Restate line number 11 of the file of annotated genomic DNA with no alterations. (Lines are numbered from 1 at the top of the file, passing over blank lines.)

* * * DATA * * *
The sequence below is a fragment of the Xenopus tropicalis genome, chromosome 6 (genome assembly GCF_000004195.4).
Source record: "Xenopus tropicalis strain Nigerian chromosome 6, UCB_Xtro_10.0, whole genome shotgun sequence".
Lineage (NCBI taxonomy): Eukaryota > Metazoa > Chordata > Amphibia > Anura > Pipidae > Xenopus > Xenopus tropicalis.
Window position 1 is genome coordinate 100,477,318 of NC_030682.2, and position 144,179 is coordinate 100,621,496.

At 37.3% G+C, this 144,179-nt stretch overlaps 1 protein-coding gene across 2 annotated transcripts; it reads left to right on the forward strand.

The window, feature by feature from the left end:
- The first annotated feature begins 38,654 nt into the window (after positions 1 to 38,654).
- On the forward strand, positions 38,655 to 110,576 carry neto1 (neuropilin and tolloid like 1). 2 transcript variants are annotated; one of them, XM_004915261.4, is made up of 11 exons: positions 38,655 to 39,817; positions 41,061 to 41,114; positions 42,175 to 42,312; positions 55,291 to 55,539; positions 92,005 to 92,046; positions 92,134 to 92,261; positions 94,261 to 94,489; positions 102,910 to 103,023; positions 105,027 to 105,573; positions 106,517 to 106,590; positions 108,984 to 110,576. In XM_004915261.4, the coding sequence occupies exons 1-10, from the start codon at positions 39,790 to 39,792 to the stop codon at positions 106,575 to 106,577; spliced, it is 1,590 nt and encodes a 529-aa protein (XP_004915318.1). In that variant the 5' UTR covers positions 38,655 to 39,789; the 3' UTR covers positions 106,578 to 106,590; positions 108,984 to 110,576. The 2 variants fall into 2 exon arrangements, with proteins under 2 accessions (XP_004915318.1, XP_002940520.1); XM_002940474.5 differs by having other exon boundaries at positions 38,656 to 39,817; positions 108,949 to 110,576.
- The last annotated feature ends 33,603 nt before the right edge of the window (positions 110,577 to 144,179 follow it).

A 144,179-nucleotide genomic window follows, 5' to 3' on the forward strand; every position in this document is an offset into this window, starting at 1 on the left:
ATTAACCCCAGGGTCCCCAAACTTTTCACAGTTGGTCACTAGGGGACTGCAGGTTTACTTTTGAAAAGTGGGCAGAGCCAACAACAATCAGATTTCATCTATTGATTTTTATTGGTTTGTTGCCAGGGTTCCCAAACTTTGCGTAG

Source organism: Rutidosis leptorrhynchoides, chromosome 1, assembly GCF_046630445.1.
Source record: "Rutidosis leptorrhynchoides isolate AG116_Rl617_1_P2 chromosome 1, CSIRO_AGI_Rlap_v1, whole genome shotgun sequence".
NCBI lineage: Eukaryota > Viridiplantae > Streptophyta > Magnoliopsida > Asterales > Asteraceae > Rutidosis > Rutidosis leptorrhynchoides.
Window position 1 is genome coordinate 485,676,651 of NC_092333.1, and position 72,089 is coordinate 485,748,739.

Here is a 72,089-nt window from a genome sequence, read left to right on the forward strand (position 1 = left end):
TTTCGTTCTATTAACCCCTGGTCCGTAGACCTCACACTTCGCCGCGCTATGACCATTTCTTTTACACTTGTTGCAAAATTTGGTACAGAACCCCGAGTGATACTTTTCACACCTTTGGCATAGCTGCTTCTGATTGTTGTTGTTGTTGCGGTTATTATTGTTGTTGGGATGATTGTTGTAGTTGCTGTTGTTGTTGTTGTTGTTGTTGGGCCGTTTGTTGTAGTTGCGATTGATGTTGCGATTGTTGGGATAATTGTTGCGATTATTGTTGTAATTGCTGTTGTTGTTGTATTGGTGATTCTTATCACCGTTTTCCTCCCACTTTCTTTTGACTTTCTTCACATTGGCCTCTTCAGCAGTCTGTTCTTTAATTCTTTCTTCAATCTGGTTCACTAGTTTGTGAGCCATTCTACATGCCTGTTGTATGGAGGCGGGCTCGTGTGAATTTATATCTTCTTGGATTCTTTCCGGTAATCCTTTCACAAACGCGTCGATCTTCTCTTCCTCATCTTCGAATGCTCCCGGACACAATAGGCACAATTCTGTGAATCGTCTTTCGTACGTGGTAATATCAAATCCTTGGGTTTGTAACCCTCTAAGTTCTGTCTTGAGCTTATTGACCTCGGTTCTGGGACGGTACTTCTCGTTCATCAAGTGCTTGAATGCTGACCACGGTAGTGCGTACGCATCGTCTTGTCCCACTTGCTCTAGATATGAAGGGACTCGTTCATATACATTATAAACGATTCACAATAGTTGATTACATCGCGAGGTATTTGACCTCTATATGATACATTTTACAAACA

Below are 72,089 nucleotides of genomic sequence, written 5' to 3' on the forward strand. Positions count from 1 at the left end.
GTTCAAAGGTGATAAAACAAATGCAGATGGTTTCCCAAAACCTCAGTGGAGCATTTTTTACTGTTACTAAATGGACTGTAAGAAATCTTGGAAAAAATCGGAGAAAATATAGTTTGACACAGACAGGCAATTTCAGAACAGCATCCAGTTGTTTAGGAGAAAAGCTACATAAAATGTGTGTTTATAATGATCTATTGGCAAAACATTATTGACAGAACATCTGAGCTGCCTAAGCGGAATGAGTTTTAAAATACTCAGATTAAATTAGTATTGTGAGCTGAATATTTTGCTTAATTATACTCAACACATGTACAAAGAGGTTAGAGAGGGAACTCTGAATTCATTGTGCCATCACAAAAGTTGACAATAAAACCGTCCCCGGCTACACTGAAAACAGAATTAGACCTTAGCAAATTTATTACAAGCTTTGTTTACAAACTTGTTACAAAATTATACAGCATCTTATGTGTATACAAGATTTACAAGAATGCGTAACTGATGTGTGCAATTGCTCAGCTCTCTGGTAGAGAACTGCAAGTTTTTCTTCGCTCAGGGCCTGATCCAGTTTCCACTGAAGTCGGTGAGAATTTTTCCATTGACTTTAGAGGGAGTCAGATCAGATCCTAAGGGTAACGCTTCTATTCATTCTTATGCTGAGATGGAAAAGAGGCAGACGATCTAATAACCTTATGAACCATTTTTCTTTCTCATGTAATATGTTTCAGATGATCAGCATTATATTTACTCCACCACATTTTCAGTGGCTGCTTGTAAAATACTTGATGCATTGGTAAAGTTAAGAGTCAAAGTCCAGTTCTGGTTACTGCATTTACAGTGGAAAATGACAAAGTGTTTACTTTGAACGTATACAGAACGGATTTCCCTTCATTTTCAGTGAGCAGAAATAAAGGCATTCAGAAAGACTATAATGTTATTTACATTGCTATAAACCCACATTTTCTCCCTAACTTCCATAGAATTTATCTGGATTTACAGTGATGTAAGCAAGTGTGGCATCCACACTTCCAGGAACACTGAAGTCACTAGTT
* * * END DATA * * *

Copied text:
ATTAACCCCAGGGTCCCCAAACTTTTCACAGTTGGTCACTAGGGGACTGCAGGTTTACTTTTGAAAAGTGGGCAGAGCCAACAACAATCAGATTTCATCTATTGATTTTTATTGGTTTGTTGCCAGGGTTCCCAAACTTTGCGTAG